Many women were also there, looking on from a distance; they had followed Jesus from Galilee and had provided for him. Among them were Mary Magdalene, and Mary the mother of James and Joseph, and the mother of the sons of Zebedee.

When it was evening, there came a rich man from Arimathea, named Joseph, who was also a disciple of Jesus. He went to Pilate and asked for the body of Jesus; then Pilate ordered it to be given to him. So Joseph took the body and wrapped it in a clean linen cloth and laid it in his own new tomb, which he had hewn in the rock. He then rolled a great stone to the door of the tomb and went away. Mary Magdalene and the other Mary were there, sitting opposite the tomb.

HYMN UMH 288 "Were You There" (stanzas 1, 2, 4, 5)

A time for silent prayer and response.
During this time of contemplation, do as you are prompted, including coming to the cross. You may take the nail to the cross and leave it, or you may keep it as a reminder of your renewed commitment to live the cross in the challenges you face as a Christian disciple.

During this time, we again projected the "Cross Montage."

The presider stands behind the Lord's Table. Here, in keeping with This Holy Mystery, we used the Invitation, Confession and Pardon sequence from The United Methodist Hymnal, pp. 7-8.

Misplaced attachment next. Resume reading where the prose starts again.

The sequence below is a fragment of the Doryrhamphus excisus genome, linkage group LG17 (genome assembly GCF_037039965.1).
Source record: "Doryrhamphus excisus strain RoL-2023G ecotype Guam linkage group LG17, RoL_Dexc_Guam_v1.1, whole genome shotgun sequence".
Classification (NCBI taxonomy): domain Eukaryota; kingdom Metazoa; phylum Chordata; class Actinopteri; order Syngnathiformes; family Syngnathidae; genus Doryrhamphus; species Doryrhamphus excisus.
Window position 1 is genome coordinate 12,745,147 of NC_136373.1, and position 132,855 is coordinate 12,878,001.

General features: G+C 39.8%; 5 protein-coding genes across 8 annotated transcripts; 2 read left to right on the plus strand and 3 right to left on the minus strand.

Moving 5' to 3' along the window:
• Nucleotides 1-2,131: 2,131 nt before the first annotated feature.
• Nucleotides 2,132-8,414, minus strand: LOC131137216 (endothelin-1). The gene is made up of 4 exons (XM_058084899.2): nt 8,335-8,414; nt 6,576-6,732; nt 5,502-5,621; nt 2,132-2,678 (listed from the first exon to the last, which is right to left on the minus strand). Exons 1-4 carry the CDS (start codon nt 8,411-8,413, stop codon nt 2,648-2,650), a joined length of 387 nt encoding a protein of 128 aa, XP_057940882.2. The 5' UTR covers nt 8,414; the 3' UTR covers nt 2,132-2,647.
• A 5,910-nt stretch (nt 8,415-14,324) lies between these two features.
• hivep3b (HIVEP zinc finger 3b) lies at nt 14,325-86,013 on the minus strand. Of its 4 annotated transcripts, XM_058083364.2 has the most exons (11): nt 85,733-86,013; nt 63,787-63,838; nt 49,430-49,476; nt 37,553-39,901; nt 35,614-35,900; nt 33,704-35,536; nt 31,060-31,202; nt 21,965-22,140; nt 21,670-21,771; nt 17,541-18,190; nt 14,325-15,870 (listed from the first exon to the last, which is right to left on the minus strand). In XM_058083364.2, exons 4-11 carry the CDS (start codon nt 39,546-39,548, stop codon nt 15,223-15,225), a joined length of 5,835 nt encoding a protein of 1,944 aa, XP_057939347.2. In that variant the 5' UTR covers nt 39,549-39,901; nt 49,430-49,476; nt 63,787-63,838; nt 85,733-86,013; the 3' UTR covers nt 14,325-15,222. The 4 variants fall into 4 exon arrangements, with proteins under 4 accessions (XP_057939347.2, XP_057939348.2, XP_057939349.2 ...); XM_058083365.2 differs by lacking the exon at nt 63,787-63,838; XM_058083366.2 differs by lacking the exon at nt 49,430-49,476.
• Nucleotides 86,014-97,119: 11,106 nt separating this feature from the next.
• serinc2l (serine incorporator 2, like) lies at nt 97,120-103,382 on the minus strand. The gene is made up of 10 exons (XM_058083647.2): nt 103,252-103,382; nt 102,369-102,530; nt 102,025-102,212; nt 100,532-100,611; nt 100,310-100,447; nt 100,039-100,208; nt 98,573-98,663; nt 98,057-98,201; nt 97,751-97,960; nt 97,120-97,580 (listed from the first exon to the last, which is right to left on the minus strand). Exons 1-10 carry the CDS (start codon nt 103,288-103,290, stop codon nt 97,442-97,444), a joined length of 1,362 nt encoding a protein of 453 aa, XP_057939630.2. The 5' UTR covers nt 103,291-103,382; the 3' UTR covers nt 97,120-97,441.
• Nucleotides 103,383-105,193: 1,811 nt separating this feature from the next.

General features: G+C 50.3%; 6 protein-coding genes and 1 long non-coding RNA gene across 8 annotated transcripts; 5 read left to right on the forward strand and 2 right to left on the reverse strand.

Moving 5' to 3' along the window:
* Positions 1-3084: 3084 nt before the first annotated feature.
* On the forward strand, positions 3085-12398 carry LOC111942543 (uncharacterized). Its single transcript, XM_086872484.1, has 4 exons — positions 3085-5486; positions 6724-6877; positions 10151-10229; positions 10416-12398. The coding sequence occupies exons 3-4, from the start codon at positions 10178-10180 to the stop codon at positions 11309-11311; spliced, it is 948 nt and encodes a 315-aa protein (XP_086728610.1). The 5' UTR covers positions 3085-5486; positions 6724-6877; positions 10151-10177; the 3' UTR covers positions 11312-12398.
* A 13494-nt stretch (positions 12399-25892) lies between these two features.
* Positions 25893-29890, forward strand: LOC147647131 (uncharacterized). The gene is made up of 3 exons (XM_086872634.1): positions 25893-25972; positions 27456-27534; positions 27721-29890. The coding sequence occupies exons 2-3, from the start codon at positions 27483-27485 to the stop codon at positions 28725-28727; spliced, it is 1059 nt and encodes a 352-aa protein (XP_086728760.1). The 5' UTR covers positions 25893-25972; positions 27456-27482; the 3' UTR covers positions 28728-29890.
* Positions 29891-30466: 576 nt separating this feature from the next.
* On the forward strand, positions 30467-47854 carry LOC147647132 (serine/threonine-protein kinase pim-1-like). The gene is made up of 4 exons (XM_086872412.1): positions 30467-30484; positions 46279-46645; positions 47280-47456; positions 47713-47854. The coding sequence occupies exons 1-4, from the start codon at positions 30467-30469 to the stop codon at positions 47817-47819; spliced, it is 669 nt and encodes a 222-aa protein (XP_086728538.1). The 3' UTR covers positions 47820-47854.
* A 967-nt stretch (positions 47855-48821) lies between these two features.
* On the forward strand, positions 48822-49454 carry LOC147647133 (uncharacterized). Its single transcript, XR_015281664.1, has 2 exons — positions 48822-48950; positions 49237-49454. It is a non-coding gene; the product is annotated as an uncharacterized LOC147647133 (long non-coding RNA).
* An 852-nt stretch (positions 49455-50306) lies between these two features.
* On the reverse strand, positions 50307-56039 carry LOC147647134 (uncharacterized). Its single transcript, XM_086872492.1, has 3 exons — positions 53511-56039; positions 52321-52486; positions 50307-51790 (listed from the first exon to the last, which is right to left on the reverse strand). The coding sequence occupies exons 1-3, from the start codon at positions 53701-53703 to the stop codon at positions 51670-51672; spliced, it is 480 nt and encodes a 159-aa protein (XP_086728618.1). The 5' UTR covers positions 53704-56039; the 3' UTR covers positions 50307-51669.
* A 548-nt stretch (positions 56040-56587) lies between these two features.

During this sequence and the hymn that follows we projected "Multiple Crosses."

+ HYMN UMH 159 "Lift High the Cross"

Here we projected "Multiple Crosses"through the remainder of the service. Reflecting on it, it may have been a bit distracting and unnecessary during the communion.


The presider led the assembly using "The Great Thanksgiving for Late in Lent" found in The United Methodist Book of Worship, 62-63, and the people joined in singing Musical Setting D, UMH pp. 23-24. The deacon led intercession as part of the Great Thanksgiving, following the invocation of the Spirit: "Pour out your Holy Spirit ... that we may be for the world the body of Christ, redeemed by his blood."

Here is the essential text of the intercessions, though the deacon adapted them for her awareness and in response to the promptings of the Spirit:

Remember, Lord, your one, holy, catholic, and apostolic church as in these Lenten days we recall your passion for us. Reveal your church's unity, guard its faith, and stir it up to love's risk and service for the life of the world. Especially remember chaplains ministering with military forces.